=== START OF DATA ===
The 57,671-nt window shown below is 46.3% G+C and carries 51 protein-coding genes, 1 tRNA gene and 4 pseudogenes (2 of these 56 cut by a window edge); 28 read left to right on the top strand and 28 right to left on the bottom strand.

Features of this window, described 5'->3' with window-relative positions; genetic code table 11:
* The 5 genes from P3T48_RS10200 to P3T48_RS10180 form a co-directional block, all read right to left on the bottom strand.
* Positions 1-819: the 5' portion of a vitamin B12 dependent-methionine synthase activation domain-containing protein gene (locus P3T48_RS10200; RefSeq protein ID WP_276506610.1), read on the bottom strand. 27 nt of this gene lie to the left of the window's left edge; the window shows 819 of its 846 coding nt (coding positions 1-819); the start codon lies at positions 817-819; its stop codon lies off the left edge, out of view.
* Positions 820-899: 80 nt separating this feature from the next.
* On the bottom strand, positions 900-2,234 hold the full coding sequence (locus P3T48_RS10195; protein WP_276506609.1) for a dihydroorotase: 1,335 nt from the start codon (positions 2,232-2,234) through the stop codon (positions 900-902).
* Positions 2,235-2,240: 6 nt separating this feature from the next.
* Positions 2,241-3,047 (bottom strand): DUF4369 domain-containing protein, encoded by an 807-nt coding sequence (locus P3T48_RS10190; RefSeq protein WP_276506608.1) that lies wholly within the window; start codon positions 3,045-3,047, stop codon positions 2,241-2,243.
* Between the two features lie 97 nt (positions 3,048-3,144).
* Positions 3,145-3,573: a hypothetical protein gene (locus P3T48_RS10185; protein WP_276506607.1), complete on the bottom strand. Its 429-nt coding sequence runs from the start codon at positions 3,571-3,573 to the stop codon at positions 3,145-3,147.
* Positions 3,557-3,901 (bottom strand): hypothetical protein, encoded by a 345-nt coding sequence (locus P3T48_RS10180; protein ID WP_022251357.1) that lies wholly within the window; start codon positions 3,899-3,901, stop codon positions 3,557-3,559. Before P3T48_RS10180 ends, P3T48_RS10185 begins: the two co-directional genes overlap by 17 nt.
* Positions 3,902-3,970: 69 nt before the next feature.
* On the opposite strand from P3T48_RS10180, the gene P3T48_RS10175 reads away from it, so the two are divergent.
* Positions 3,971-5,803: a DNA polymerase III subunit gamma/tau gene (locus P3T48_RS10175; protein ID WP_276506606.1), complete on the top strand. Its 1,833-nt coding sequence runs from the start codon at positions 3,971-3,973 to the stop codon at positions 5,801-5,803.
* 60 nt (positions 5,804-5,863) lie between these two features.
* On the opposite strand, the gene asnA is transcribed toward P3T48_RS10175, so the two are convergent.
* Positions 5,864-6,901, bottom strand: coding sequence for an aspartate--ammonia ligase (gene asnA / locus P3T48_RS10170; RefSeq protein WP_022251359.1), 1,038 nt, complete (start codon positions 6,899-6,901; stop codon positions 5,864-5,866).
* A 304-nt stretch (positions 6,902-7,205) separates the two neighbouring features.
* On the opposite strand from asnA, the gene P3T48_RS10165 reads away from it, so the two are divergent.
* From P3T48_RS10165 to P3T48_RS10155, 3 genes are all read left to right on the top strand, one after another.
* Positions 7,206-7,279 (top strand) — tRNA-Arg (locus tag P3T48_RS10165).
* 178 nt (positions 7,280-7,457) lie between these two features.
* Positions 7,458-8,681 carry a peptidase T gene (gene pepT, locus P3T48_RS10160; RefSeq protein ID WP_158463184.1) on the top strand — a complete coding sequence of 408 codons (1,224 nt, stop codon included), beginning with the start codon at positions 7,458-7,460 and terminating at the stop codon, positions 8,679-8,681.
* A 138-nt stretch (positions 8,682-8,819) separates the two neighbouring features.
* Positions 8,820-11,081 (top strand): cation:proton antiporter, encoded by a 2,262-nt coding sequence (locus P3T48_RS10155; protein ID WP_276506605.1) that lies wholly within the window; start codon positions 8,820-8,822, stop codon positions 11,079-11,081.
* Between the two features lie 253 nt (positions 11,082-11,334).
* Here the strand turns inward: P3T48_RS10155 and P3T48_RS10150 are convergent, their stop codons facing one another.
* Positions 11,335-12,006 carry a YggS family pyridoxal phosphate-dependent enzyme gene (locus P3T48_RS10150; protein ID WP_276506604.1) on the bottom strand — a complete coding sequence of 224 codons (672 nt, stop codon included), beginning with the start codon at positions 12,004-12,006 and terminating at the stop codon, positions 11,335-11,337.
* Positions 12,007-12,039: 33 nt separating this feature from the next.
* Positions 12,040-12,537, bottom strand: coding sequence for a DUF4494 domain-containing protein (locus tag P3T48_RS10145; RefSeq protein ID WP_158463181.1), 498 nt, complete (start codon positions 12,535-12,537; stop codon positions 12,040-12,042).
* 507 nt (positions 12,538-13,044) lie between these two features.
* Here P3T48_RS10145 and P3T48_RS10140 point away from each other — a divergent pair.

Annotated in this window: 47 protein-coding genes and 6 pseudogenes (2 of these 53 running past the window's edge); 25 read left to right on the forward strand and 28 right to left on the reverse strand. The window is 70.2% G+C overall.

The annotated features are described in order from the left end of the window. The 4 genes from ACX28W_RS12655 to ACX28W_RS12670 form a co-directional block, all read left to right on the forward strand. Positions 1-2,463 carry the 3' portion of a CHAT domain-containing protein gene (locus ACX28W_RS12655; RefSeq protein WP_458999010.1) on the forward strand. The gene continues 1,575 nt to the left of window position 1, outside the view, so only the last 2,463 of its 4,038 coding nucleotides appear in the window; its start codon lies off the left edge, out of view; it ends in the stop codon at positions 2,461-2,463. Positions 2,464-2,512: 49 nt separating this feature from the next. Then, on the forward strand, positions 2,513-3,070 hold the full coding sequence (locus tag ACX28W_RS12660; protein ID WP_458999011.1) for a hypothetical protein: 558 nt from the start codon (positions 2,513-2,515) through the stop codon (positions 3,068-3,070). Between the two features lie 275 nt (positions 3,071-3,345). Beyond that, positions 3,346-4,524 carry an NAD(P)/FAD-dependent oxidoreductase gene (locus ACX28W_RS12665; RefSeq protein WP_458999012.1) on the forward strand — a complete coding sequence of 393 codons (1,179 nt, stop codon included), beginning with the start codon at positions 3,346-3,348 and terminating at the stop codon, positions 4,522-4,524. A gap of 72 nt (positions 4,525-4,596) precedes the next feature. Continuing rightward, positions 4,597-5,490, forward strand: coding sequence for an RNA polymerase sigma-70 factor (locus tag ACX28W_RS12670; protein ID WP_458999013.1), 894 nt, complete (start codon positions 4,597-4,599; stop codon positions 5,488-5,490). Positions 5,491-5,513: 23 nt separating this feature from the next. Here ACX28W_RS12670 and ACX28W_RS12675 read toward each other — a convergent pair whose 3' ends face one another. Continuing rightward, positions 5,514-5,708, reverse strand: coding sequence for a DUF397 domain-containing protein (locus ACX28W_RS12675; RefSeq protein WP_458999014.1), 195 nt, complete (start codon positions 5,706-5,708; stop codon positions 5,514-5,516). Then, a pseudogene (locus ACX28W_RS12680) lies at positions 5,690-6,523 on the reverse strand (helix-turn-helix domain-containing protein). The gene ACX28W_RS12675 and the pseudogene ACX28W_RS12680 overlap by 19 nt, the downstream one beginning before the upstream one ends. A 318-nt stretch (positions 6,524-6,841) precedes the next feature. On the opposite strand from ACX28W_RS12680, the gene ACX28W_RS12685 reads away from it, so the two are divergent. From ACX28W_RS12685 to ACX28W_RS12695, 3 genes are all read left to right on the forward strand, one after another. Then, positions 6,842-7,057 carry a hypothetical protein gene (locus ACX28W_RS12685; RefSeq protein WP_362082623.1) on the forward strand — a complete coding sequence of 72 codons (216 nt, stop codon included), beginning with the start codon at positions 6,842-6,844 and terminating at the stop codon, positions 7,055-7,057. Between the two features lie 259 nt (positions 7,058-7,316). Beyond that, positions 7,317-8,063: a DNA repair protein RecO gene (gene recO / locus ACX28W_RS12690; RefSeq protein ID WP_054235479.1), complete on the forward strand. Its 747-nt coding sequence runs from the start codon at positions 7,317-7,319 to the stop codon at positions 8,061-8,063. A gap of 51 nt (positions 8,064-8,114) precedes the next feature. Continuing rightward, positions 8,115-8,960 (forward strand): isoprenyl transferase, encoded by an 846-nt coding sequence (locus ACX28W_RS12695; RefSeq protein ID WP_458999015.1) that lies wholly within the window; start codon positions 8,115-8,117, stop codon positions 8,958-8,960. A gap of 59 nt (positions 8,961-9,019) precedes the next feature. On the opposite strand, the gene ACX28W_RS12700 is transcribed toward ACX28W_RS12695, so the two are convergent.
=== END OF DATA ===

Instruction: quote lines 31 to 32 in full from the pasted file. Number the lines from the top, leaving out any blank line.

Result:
* 507 nt (positions 12,538-13,044) lie between these two features.
* Here P3T48_RS10145 and P3T48_RS10140 point away from each other — a divergent pair.